I was reared to believe that discussing money with anyone outside of family is gauche. For this reason, I have never asked anyone -- not even a significant other -- how much money he makes. I don’t discuss student loans, car payments or investments with friends. And despite living in San Francisco, a city where the high rent is always a conversation topic, I don’t ask my friends how much they pay each month for their home.
However, for one article only, I’m going to break my own rules and talk about finances. Specifically, the fact that according to a recent article in The Fiscal Times titled "Millennials: Young, Broke, and Spending on Luxury," my generation “represents the fastest-growing segment of luxury goods and services purchases.” Despite the fact that many of us are also burdened with large student loans and unemployment.
Of course, who cares about not having a job as long as she can tweet about it from her brand new iPad? Am I right?
I am not financially savvy. No one ever warned me of the danger of credit cards or taught me the importance of budgeting. I learned those lessons the hard way when my first credit card arrived in the mail at the age of 20. Thousands of dollars on terrible J.Crew outfits later, I decided my best option for dealing with credit collectors was just to never answer my phone. I found out the hard way that it would take seven years to recover from that bad decision. And I can promise that I was not still wearing those ugly suede clogs or high-waist jeans when my bad credit finally disappeared.
Today, I no longer use credit cards and I only buy what I can “afford.” Of course, I do so while also not planning for the future in any way, shape or form. I’m a freelance writer/editor, so I don’t have a 401K. My savings account is in decent shape, but the only thing I want to do with it when it gets large enough is buy a home. In Tahoe. That’s right: I want my first home to be my “second” home. I have no plan for retirement, no safety net should I be unable to find work. I don’t want children, but even if I did, I couldn’t afford them.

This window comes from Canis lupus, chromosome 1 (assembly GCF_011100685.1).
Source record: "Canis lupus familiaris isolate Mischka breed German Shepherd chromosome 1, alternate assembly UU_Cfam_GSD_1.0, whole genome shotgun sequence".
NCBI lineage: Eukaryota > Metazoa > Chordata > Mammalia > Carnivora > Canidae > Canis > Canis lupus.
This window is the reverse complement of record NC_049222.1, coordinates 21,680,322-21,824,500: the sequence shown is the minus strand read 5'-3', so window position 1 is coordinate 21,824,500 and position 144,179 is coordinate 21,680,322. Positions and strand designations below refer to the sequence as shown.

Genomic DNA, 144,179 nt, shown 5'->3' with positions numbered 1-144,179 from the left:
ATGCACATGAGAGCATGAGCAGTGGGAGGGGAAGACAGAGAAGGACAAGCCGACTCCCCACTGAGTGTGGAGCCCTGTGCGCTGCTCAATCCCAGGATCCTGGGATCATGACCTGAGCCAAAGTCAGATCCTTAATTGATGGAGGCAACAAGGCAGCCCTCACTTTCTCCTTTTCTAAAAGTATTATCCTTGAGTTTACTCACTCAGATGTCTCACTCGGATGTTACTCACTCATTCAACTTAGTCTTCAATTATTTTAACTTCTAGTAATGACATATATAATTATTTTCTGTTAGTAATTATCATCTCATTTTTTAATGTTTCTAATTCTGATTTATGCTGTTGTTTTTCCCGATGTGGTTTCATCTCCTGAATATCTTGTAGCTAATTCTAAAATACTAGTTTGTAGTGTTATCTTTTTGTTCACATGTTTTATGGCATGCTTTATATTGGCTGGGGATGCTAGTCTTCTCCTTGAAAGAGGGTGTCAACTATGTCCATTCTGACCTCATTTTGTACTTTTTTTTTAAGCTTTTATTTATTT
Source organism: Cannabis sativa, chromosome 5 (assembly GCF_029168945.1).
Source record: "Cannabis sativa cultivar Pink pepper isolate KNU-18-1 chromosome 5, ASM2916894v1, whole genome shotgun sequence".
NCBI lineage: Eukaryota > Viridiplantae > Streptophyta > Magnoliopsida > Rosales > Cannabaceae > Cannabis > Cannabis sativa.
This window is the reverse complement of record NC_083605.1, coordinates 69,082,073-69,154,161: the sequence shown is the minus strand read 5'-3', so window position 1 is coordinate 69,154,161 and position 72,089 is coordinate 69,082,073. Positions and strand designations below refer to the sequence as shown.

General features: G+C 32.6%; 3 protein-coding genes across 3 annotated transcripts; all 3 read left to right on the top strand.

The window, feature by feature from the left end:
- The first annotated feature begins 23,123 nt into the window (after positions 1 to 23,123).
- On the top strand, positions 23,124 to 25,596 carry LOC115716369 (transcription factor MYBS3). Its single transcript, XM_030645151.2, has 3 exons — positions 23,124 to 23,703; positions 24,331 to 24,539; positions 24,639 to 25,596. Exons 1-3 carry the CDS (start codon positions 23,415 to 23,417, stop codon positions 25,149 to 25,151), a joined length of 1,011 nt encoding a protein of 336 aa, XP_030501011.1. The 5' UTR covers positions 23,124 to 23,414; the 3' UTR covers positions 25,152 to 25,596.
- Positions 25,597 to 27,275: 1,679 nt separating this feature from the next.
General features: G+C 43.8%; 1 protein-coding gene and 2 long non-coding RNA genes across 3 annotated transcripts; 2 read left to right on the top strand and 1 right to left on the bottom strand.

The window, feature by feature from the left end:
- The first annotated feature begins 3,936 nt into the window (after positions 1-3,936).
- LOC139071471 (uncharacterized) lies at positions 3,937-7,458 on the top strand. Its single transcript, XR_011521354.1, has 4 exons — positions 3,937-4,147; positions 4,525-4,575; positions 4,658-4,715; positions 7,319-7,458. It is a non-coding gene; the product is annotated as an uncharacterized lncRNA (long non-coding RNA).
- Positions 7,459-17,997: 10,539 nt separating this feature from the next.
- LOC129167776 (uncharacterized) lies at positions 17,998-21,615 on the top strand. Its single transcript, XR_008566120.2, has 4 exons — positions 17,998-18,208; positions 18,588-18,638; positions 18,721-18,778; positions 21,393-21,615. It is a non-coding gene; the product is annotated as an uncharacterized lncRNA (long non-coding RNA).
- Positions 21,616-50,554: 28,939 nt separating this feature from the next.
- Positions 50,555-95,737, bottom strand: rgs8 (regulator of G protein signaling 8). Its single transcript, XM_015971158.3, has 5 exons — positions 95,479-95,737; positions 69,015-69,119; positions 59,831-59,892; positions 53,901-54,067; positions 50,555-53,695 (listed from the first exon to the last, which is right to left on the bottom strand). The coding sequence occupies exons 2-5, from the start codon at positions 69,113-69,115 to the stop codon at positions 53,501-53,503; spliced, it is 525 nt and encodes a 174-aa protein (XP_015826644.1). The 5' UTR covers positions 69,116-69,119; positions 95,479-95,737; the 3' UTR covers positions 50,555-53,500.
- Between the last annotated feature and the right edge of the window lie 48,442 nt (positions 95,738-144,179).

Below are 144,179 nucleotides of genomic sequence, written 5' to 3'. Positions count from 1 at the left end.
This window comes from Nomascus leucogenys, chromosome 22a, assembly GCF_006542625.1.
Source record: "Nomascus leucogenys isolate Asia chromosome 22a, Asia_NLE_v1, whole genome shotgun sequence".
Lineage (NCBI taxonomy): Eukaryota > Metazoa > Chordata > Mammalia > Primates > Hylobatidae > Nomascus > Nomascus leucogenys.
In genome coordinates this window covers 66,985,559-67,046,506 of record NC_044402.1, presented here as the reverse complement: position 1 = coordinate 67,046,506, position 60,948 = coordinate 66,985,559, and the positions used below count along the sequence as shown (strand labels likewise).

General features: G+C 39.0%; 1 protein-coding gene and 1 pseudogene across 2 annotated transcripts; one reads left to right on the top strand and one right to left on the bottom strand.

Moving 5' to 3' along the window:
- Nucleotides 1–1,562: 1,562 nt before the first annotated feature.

Oh, and did I mention that I still have thousands and thousands of dollars in student loans from graduate school?
That being said, I fall firmly into the camp of young professionals “willing to splurge on discretionary items without thinking about the long-term consequences.” (OK fine, maybe I don’t fall firmly into the “young” part of that, but you know what I mean.)
Unlike many Millennials, I am not putting my purchases on credit cards. I also don’t receive financial support from my parents. I do, however, buy things without any regard for my future. (I justify this based on the fact that the world is going to end in December. Seriously.)
As a freelancer, I am making less money than ever before.* However, here’s just a sampling of some of my bigger purchases in the past year:
49ers Season & Playoff Tickets
iPhone 4S, iPad 3, Kindle (and I’m buying a MacBook when the new ones come out in the fall)
Tahoe Ski Lease & Season Pass
Restoration Hardware couch
The list could go on and doesn’t even include vacations, clothing, makeup, equipment, dinners out and all of the rest of it, but I think you get the picture. I pretty much buy what I want because, well, I’m the only person I have to take care of and why shouldn’t I get what I want? After all, technically: I earned it.
Listen, I get that many will look upon this “confession” and think of me as wasteful or frivolous. Perhaps I am. Where as older generations at my age were concerned with things like buying a home, providing for children and building a savings portfolio, I’m more concerned with having the most fun I can possibly have. I choose dinners out and fun vacations over an IRA because those are things I can enjoy right now. Will I regret my decisions when I’m older? Perhaps. But based on the world we live in, I just have a hard time planning for a future that’s so unpredictable.
My mother didn’t rear me to speak publicly about money. She also didn’t rear me to be wasteful. “A penny saved is a penny earned,” she taught me when I was a child. She’s one of the savviest businesswomen I know, and I’m sure it concerns her that I have no plans for the future. After all, this is a woman who reuses a stamp when a letter arrives without a postmark.
But she had three children. Children she sent to private school, tennis lessons, music lessons and very expensive psychiatrists. I just have me. And I plan to enjoy my life the best way I know how: by snowboarding, going to football games, drinking great wine and spending $850 on a Thai food delivery ordering device. Otherwise known as my iPad.
So what about you? Are you “young, broke, and spending on luxury” or do you budget your money wisely? Which of your bigger purchases are “necessities” and are they actually or is that just how you rationalize them? Let’s talk finances in the comments. No judgments, I promise!
*Freedom is priceless.